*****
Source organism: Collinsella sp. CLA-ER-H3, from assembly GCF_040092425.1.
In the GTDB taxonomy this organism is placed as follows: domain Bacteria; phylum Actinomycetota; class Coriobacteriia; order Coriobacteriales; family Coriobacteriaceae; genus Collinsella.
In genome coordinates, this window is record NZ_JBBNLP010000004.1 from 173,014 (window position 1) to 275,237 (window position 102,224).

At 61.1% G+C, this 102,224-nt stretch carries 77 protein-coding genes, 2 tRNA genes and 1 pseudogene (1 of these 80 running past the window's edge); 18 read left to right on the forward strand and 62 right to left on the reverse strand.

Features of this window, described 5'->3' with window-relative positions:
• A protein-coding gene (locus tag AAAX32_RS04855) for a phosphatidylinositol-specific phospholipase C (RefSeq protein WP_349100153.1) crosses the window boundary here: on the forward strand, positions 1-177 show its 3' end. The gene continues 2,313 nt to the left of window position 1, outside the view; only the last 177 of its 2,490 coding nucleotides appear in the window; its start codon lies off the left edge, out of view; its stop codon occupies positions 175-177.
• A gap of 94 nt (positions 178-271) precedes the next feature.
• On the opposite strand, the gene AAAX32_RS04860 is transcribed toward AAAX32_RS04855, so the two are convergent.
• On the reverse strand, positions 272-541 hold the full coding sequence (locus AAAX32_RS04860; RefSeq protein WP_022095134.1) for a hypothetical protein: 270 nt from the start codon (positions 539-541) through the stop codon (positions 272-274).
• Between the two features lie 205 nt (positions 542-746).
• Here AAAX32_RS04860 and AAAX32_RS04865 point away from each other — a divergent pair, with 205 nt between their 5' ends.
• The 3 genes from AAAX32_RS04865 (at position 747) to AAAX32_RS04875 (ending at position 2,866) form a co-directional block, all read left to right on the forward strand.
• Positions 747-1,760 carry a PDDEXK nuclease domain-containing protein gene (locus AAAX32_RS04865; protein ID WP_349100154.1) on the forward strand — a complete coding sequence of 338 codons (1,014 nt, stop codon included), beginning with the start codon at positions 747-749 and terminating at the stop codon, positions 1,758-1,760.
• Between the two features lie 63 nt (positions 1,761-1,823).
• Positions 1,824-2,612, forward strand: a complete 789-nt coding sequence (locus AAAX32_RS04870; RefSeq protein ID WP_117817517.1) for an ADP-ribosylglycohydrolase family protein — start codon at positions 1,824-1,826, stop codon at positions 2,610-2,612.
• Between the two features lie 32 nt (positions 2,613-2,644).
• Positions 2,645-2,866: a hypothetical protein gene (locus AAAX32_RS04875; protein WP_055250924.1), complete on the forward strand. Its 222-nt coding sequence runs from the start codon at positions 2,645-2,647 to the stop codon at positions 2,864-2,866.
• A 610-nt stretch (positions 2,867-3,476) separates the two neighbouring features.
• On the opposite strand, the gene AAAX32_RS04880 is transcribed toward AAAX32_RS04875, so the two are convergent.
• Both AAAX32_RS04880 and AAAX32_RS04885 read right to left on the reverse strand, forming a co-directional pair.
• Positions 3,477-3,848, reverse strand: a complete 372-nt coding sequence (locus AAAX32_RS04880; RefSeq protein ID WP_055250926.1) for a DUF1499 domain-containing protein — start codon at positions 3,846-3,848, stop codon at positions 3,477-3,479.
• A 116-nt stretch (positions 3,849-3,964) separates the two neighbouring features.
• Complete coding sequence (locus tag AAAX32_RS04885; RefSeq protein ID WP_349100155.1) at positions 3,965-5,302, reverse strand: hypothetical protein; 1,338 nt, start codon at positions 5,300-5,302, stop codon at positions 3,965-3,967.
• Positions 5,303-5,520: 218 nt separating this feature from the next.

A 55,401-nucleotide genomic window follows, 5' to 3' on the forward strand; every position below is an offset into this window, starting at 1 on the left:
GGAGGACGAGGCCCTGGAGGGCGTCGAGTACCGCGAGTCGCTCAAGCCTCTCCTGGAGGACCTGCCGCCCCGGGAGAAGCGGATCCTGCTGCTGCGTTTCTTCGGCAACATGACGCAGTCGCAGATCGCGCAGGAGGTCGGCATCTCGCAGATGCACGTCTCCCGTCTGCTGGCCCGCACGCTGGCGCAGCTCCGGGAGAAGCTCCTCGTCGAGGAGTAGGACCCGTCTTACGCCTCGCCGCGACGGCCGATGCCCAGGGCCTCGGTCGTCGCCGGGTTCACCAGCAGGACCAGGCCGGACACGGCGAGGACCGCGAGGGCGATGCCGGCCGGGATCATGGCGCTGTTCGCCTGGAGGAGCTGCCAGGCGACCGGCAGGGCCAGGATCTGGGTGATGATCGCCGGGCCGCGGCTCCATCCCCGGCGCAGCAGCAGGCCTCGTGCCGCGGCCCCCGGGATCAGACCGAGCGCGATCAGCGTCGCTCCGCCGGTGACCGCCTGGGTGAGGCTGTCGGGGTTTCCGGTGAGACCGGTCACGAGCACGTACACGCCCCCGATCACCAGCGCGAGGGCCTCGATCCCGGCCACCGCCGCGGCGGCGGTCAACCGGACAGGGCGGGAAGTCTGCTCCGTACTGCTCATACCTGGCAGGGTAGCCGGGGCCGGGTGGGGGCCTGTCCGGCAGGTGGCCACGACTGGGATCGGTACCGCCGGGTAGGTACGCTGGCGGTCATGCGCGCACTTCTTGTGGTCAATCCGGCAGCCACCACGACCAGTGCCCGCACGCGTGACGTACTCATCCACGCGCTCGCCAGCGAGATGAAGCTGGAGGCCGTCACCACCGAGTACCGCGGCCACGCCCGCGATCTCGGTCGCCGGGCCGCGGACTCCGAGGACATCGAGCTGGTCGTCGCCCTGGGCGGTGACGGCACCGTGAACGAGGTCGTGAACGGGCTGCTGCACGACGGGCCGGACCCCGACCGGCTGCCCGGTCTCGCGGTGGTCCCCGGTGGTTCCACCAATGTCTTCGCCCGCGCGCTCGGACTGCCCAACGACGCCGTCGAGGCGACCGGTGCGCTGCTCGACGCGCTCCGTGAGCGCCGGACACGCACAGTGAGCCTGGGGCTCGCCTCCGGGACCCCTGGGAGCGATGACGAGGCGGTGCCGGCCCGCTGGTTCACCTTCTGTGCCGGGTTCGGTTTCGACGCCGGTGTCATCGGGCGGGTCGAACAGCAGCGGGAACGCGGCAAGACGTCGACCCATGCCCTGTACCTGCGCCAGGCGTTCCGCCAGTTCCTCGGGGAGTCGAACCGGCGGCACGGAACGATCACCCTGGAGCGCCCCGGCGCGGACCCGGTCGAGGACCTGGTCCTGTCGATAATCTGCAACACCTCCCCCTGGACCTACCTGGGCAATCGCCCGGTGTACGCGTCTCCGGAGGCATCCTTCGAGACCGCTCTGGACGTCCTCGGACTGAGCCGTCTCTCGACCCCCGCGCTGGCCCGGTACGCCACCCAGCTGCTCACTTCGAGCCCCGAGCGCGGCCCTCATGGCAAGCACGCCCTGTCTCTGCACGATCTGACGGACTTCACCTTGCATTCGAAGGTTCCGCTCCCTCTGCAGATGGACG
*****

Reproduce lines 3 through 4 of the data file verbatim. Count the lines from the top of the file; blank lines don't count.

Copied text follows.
In genome coordinates, this window is record NZ_JBBNLP010000004.1 from 173,014 (window position 1) to 275,237 (window position 102,224).

At 61.1% G+C, this 102,224-nt stretch carries 77 protein-coding genes, 2 tRNA genes and 1 pseudogene (1 of these 80 running past the window's edge); 18 read left to right on the forward strand and 62 right to left on the reverse strand.